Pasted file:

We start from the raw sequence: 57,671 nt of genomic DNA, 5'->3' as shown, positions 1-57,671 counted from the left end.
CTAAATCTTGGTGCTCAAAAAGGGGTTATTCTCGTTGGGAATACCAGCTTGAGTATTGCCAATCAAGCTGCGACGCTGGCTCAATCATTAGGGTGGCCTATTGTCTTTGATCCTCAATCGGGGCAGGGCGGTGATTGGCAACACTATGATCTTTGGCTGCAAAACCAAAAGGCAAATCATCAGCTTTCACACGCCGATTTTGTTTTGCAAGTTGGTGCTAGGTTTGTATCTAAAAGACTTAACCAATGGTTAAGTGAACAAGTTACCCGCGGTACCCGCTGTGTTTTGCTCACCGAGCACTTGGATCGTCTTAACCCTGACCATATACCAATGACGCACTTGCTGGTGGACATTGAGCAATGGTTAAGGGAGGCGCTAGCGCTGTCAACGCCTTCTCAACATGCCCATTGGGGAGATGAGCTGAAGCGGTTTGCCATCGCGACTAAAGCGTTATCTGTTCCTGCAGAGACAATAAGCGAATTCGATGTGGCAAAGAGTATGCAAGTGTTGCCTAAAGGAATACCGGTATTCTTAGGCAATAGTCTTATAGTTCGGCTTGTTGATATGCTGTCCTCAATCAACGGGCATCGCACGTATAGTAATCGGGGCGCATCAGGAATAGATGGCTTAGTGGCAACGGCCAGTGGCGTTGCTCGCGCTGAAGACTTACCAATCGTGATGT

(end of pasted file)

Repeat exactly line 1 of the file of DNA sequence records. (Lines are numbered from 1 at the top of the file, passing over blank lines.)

We start from the raw sequence: 57,671 nt of genomic DNA, 5'->3' as shown, positions 1-57,671 counted from the left end.